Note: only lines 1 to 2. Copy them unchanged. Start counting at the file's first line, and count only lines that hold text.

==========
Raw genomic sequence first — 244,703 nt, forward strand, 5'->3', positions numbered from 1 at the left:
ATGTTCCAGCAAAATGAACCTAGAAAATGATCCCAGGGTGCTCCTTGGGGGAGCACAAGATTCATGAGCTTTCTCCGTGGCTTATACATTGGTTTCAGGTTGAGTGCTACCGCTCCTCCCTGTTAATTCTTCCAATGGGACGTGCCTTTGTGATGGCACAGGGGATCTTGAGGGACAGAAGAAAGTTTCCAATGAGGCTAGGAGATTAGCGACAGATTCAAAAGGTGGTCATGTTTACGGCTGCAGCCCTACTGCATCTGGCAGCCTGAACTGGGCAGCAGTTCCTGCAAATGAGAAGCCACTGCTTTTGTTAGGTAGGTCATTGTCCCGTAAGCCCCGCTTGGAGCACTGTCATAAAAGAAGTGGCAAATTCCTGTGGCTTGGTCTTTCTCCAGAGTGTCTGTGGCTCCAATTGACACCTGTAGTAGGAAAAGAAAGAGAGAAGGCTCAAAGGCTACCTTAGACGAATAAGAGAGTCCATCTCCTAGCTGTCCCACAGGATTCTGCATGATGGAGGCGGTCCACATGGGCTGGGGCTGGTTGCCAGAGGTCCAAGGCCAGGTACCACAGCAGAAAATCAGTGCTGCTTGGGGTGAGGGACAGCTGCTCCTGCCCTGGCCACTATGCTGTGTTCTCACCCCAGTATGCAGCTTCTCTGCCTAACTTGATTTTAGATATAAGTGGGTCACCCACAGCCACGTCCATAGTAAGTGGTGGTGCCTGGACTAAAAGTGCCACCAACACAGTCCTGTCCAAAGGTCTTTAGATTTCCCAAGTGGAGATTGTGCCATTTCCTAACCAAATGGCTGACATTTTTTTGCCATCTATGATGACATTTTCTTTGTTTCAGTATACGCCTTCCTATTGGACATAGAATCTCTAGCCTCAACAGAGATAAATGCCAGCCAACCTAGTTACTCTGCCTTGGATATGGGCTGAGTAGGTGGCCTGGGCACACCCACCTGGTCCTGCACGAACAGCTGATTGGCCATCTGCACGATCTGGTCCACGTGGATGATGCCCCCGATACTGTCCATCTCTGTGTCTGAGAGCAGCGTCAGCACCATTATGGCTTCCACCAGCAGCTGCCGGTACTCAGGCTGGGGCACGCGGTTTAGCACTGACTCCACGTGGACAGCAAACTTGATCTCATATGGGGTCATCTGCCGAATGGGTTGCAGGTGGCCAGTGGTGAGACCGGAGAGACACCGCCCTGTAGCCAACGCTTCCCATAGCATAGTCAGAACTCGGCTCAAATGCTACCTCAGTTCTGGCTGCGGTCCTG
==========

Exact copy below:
Raw genomic sequence first — 244,703 nt, forward strand, 5'->3', positions numbered from 1 at the left:
ATGTTCCAGCAAAATGAACCTAGAAAATGATCCCAGGGTGCTCCTTGGGGGAGCACAAGATTCATGAGCTTTCTCCGTGGCTTATACATTGGTTTCAGGTTGAGTGCTACCGCTCCTCCCTGTTAATTCTTCCAATGGGACGTGCCTTTGTGATGGCACAGGGGATCTTGAGGGACAGAAGAAAGTTTCCAATGAGGCTAGGAGATTAGCGACAGATTCAAAAGGTGGTCATGTTTACGGCTGCAGCCCTACTGCATCTGGCAGCCTGAACTGGGCAGCAGTTCCTGCAAATGAGAAGCCACTGCTTTTGTTAGGTAGGTCATTGTCCCGTAAGCCCCGCTTGGAGCACTGTCATAAAAGAAGTGGCAAATTCCTGTGGCTTGGTCTTTCTCCAGAGTGTCTGTGGCTCCAATTGACACCTGTAGTAGGAAAAGAAAGAGAGAAGGCTCAAAGGCTACCTTAGACGAATAAGAGAGTCCATCTCCTAGCTGTCCCACAGGATTCTGCATGATGGAGGCGGTCCACATGGGCTGGGGCTGGTTGCCAGAGGTCCAAGGCCAGGTACCACAGCAGAAAATCAGTGCTGCTTGGGGTGAGGGACAGCTGCTCCTGCCCTGGCCACTATGCTGTGTTCTCACCCCAGTATGCAGCTTCTCTGCCTAACTTGATTTTAGATATAAGTGGGTCACCCACAGCCACGTCCATAGTAAGTGGTGGTGCCTGGACTAAAAGTGCCACCAACACAGTCCTGTCCAAAGGTCTTTAGATTTCCCAAGTGGAGATTGTGCCATTTCCTAACCAAATGGCTGACATTTTTTTGCCATCTATGATGACATTTTCTTTGTTTCAGTATACGCCTTCCTATTGGACATAGAATCTCTAGCCTCAACAGAGATAAATGCCAGCCAACCTAGTTACTCTGCCTTGGATATGGGCTGAGTAGGTGGCCTGGGCACACCCACCTGGTCCTGCACGAACAGCTGATTGGCCATCTGCACGATCTGGTCCACGTGGATGATGCCCCCGATACTGTCCATCTCTGTGTCTGAGAGCAGCGTCAGCACCATTATGGCTTCCACCAGCAGCTGCCGGTACTCAGGCTGGGGCACGCGGTTTAGCACTGACTCCACGTGGACAGCAAACTTGATCTCATATGGGGTCATCTGCCGAATGGGTTGCAGGTGGCCAGTGGTGAGACCGGAGAGACACCGCCCTGTAGCCAACGCTTCCCATAGCATAGTCAGAACTCGGCTCAAATGCTACCTCAGTTCTGGCTGCGGTCCTG